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Environ Health. 2014 Jun 2;13(1):43. doi: 10.1186/1476-069X-13-43.

Phthalates and diet: a review of the food monitoring and epidemiology data.

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1
Center for Child Health, Behavior and Development, Seattle Children's Research Institute, 2001 8th Avenue, 98121 Seattle, WA, USA. sheela.sathyanarayana@seattlechildrens.org.

Abstract

Phthalates are associated with a variety of health outcomes, but sources that may be targeted for exposure reduction messaging remain elusive. Diet is considered a significant exposure pathway for these compounds. Therefore, we sought to identify primary foods associated with increased exposure through a review of the food monitoring survey and epidemiological data. A search in PubMed and Google Scholar for keywords "phthalates" and "diet" "food" "food stuffs" "dietary intake" "food intake" and "food concentration" resulted in 17 studies measuring phthalate concentrations in United States (US) and international foods, three epidemiological association studies, and three interventions. We report on food groups with high (≥300 μg/kg) and low (<50 μg/kg) concentrations and compare these to foods associated with phthalate body burden. Based on these data, we estimated daily intakes of di-2-ethylhexyl phthalate (DEHP) of US women of reproductive age, adolescents and infants for typical consumption patterns as well as healthy and poor diets. We consistently observed high DEHP concentrations in poultry, cooking oils and cream-based dairy products (≥300 μg/kg) across food monitoring studies. Diethyl phthalate (DEP) levels were found at low concentrations across all food groups. In line with these data, epidemiological studies showed positive associations between consumption of meats, discretionary fat and dairy products and DEHP. In contrast to food monitoring data, DEP was found to be associated with intake of vegetables in two studies. DEHP exposure estimates based on typical diets were 5.7, 8.1, and 42.1 μg/kg-day for women of reproductive age, adolescents and infants, respectively, with dairy as the largest contributor to exposure. Diets high in meat and dairy consumption resulted in two-fold increases in exposure. Estimates for infants based on a typical diet exceeded the Environmental Protection Agency's reference dose of 20 μg/kg-day while diets high in dairy and meat consumed by adolescents also exceeded this threshold. The review of the literature demonstrated that DEHP in some meats, fats and dairy products is consistently found in high concentrations and can contribute to exposure. Guidance on future research in this area is provided that may help to identify methods to reduce dietary phthalate exposures.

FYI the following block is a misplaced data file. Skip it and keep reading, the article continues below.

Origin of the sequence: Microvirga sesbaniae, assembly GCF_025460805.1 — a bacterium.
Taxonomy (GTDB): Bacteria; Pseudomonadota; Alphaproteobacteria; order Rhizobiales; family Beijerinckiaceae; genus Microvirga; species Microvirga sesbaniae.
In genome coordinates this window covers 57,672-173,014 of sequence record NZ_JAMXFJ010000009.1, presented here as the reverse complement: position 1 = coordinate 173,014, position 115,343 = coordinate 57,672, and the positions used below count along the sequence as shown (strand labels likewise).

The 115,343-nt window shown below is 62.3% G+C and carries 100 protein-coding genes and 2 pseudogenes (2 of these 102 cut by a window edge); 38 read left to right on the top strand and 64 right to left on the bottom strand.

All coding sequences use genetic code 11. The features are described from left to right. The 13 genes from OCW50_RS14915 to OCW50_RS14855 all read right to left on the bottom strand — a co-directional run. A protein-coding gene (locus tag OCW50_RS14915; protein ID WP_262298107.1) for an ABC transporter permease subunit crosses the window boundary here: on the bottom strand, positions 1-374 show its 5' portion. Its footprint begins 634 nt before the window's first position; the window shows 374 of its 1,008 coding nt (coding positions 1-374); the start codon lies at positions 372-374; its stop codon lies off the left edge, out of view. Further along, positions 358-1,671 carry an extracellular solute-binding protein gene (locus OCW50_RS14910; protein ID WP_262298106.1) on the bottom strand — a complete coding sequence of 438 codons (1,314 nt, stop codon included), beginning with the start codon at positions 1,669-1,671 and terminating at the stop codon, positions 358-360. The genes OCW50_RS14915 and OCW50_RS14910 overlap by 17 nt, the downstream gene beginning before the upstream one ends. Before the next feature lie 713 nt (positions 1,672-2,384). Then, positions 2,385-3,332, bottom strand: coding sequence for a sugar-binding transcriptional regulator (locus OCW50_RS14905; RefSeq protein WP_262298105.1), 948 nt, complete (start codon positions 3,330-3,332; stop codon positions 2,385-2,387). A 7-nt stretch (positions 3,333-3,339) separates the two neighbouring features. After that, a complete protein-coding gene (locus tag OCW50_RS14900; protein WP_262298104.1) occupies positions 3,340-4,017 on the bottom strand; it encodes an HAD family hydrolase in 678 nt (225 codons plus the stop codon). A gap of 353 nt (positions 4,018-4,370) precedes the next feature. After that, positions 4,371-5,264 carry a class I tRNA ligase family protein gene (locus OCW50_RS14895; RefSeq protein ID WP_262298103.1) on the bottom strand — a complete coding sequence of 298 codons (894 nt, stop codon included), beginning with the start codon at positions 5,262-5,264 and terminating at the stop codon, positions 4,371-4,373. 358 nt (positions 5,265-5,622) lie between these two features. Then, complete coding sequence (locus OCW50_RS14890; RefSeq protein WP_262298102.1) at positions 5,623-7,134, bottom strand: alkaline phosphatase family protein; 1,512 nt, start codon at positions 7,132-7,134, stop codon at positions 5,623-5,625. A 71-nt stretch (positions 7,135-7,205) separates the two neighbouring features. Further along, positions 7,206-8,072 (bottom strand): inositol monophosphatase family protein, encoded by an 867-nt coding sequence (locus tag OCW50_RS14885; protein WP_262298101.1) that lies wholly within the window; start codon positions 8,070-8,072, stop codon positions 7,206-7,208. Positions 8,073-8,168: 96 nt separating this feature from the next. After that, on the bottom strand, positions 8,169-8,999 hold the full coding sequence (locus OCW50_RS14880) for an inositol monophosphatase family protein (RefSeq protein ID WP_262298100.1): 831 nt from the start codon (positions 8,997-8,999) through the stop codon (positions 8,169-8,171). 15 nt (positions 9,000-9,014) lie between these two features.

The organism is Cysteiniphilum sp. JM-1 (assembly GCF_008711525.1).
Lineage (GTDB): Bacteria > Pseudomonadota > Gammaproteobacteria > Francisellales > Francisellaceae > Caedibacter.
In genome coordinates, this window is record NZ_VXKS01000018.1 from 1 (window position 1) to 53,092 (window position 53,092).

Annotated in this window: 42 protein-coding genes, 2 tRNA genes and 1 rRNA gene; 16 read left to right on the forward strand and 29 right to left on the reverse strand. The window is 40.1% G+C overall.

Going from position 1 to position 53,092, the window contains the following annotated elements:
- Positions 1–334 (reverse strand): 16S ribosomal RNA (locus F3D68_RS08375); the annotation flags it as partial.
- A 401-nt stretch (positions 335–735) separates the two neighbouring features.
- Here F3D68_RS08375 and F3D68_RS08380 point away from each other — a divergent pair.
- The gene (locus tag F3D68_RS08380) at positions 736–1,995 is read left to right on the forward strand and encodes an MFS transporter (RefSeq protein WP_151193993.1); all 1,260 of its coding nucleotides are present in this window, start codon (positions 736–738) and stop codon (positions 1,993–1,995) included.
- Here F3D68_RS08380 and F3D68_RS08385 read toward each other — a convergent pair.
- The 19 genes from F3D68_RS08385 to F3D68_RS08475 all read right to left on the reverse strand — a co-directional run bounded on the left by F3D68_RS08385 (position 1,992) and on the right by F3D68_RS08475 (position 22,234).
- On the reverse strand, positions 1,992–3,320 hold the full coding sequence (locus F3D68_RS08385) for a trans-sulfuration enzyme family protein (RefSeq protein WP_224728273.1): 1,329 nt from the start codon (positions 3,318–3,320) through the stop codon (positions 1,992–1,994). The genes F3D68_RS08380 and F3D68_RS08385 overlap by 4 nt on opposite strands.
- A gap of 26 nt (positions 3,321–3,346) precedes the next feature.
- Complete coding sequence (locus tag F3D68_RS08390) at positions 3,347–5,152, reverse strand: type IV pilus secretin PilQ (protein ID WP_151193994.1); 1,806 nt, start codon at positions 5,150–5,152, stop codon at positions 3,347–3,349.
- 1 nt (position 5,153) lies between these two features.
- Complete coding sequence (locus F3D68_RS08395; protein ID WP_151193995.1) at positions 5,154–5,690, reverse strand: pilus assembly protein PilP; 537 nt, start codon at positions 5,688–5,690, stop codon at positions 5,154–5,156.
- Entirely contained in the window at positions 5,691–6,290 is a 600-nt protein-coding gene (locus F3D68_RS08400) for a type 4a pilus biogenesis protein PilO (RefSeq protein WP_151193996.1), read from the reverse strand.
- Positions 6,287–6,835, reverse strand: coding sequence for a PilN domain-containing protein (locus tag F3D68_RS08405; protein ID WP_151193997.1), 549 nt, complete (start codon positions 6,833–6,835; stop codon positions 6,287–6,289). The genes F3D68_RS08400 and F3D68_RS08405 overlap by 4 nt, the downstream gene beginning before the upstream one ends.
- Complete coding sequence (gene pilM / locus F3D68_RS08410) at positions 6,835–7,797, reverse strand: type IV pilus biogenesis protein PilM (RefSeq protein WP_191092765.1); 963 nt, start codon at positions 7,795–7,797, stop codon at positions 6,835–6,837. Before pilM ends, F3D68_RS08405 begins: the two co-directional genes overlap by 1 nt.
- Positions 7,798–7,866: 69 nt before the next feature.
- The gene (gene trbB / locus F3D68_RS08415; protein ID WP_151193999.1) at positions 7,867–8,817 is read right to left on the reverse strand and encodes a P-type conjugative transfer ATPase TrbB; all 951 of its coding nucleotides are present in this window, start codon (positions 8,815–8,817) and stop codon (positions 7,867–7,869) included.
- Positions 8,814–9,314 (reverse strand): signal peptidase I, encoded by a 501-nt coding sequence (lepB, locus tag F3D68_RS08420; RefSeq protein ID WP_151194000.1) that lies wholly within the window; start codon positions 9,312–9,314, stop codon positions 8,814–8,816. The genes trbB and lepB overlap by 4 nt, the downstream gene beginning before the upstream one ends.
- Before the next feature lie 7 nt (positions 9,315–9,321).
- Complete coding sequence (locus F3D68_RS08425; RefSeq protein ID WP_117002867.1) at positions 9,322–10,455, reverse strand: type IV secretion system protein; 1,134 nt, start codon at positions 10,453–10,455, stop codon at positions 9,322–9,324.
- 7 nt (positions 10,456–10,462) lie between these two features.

PMID:
24894065
PMCID:
PMC4050989
DOI:
10.1186/1476-069X-13-43
[Indexed for MEDLINE]
Free PMC Article
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